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Sentinel Transportation LLC, a Delaware-based company that hauls crude oil and petroleum products across America, is a model of why advanced driver assistance systems make sense in the commercial fleet industry.
The Sentinel fleet has been using new vehicle safety technologies for more than a decade. Today, the company gathers data from radar, video and braking sensors to create a detailed picture of what is going on inside and outside its trucks.
Forward-facing and rear-facing in-cab cameras, along with a robust coaching and follow-up process, have changed driver behaviors, reduced crashes and ultimately lowered costs. Fatigue management, including ongoing training and sleep-apnea testing, when appropriate, are part of Sentinel's health and wellness program.
"We go multiple years without a preventable DOT crash," Sentinel President and CEO Adam Gregori said. "And that's with running 30 million miles a year."
Sentinel uses footage from in-cab cameras to coach drivers and enforce driving policies. While coaching and driver improvement are the main objectives of Sentinel's camera system, certain violations, such as handheld or hands-free cell phone use, are cardinal sins and cause for immediate termination. These violations and their consequences are clearly explained to all drivers upon hire and periodically thereafter.
Coaching events include:
After a violation, the driver has the opportunity to look at the video and usually agrees what he did was unsafe, said Sentinel Regional Safety Manager David Eicher.
Sentinel's 500-plus drivers annually undergo a blend of classroom, computer-based and hands-on training. The company also provides extensive new-hire training, typically lasting three to four weeks.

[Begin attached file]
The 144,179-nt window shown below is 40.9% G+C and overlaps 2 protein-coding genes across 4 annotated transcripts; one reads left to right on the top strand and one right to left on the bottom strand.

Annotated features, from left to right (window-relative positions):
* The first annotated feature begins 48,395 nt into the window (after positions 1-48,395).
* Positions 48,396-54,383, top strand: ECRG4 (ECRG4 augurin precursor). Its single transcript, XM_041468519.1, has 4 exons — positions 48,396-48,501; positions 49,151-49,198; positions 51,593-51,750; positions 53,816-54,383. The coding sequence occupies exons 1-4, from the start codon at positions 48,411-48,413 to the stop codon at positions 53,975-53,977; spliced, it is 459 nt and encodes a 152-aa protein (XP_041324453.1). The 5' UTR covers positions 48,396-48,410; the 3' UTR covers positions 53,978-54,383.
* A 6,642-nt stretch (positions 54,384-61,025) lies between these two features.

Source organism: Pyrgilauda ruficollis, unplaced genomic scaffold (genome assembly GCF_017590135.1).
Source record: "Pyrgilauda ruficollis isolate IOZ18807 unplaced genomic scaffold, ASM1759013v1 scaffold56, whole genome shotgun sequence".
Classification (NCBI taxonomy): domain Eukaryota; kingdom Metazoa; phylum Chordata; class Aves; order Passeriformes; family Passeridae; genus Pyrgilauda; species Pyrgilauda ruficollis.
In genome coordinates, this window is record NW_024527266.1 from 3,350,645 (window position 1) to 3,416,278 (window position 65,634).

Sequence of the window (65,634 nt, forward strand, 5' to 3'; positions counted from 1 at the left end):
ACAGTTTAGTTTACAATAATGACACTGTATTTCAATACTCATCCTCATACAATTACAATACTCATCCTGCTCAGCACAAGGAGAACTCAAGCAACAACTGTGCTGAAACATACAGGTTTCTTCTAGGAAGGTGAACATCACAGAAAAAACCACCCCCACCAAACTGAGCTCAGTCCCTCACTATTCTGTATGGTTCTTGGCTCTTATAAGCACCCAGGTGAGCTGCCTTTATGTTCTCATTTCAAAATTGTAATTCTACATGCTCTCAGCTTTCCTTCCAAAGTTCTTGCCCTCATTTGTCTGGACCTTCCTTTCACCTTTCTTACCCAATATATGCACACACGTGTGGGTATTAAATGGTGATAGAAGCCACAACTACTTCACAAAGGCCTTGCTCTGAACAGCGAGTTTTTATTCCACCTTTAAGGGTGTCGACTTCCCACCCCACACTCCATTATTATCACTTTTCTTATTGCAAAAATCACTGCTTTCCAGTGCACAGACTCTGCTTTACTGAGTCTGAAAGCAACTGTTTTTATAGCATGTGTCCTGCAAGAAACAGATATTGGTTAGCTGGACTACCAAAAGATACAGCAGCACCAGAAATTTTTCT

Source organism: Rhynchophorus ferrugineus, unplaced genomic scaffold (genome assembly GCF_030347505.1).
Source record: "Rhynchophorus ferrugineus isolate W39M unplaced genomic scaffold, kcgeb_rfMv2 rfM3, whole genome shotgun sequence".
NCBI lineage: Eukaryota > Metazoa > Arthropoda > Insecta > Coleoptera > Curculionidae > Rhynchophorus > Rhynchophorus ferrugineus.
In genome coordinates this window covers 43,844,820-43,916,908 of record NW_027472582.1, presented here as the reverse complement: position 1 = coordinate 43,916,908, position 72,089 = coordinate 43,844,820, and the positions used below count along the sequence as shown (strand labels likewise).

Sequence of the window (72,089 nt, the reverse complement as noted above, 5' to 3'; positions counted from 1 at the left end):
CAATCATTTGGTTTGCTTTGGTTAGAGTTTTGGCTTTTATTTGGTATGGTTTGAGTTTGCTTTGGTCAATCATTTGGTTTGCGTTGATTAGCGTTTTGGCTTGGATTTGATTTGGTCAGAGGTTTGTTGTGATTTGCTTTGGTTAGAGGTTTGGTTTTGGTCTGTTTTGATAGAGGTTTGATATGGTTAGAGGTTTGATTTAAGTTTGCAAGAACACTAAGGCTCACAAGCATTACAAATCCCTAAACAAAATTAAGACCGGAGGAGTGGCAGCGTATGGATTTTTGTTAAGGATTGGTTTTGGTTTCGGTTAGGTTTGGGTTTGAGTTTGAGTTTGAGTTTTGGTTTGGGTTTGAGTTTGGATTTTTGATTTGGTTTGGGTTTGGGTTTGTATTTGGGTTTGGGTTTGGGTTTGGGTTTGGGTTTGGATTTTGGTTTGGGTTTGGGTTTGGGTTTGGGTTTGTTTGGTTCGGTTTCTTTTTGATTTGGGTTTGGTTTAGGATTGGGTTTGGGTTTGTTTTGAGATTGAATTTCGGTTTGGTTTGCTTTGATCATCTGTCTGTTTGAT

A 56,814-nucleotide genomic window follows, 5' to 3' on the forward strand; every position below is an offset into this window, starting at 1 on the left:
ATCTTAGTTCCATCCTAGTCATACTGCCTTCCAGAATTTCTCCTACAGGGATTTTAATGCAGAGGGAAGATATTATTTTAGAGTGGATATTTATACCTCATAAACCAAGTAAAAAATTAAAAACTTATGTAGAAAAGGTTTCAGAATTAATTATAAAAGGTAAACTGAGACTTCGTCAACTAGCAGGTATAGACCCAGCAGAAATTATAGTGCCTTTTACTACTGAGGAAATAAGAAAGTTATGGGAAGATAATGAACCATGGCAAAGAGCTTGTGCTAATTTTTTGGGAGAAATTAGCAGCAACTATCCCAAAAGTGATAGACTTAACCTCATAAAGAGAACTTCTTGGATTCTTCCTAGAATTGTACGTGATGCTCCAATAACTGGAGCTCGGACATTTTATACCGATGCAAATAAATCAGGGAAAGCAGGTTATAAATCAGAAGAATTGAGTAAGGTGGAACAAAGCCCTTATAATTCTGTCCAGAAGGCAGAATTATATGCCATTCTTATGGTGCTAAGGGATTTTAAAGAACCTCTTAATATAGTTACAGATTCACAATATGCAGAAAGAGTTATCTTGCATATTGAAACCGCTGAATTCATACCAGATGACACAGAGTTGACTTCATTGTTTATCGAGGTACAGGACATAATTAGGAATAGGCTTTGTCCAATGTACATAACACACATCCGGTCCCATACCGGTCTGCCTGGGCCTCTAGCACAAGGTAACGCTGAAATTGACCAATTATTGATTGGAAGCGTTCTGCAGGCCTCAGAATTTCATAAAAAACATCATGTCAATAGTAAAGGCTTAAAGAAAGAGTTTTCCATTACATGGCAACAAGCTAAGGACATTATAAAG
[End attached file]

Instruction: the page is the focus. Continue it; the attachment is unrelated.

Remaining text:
Andy Frisby works out of Sentinel's Hartford Terminal in southern Illinois. He has driven big rigs for 22 years, the last four with Sentinel. He said when he joined the company, he experienced culture shock. But the "bells and whistles" he had to adjust to have made him a safer driver, including:
"With tires, the system monitors the pressure and temperature of each tire on the tractor," Frisby said. "This alerts the driver if a tire is under-inflated or overheating before it blows."
In a study conducted by the Federal Motor Carrier Safety Administration, fleets without lane departure warning installed on their vehicles experienced crashes at a 1.917 higher rate per million miles traveled than fleets with lane departure warning.
Vehicles with automatic emergency braking can reduce rear-end crashes by about 40%, according to estimates from the Insurance Institute for Highway Safety.
Sentinel did an analysis of safety/risk statistics prior to implementing advanced safety technologies (2004-2006) versus post implementation (2014-2016). Todd Porter, vice president of safety and regulatory, and his team noted the following improvements:
A 2016 agreement between federal regulators and leading automakers will speed standardization of automatic emergency braking in passenger vehicles, but in large trucks AEB and most other advanced driver assistance systems remain voluntary.
"As an industry we need to continue to put a higher priority on safety," Gregori said, adding that some company executives feel as long as they are within their budget for liability risk, they are willing to accept their current level of safety performance.
"There is a perception that these technologies and added expenses could negatively affect the profitability and overall financial results of the company, especially within smaller fleets," he said. "It's a conflict, frankly, in a lot of these fleets."
That is not the case at Sentinel.
"First, we have been at this long enough to see the long-term financial value of safety," Gregori said. "Second, advanced driver assistance systems reinforce our fundamental values and strengthen our safety message with employees. We don't just talk about safety, we actually believe in it and implement it within our equipment and culture every day."
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